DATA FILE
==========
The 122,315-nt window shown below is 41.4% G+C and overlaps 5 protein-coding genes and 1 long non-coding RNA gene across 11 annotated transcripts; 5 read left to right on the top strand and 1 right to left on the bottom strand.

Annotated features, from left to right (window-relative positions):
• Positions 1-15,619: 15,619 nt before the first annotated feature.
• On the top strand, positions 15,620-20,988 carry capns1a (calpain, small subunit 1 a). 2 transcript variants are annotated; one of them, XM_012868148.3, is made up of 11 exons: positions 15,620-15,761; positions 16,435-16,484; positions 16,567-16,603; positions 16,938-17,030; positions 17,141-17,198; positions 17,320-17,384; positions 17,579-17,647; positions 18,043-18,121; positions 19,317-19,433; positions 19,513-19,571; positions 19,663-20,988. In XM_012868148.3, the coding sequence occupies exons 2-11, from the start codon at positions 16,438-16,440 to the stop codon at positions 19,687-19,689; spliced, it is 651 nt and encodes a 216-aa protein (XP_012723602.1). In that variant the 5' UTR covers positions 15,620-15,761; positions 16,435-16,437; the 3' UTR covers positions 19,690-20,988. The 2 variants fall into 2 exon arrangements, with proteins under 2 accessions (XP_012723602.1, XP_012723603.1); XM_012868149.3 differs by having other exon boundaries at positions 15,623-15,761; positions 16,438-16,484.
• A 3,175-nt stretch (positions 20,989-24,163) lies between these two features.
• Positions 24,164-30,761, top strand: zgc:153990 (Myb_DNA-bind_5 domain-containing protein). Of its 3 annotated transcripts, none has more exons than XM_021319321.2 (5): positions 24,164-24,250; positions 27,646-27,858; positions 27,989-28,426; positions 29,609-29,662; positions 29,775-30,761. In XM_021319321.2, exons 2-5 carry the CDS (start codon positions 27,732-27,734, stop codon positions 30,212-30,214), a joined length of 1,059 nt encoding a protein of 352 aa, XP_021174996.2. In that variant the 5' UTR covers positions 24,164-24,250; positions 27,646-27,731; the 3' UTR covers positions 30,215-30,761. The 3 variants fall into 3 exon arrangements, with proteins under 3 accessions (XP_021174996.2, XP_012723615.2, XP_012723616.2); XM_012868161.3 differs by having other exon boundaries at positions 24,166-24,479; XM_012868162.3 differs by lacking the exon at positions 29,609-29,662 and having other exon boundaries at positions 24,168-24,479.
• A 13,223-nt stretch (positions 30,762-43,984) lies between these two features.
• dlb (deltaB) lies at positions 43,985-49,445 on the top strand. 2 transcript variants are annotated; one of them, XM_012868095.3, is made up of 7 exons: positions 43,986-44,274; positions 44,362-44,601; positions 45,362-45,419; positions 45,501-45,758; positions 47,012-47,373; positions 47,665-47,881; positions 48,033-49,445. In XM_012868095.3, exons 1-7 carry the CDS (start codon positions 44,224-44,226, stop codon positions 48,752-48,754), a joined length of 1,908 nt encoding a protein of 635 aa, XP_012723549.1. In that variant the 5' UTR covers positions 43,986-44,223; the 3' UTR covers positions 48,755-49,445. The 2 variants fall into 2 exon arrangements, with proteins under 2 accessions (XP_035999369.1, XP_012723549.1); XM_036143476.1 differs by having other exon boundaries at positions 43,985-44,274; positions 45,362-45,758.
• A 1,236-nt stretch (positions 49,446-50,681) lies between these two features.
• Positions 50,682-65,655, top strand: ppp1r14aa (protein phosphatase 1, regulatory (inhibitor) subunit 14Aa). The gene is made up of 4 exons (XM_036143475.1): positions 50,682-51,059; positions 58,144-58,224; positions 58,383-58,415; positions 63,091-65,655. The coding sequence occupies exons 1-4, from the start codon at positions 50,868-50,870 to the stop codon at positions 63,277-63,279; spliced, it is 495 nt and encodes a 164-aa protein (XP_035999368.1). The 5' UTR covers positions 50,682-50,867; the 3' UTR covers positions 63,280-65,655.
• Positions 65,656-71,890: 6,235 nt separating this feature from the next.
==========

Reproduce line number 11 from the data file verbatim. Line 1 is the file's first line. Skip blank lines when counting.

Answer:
• Positions 65,656-71,890: 6,235 nt separating this feature from the next.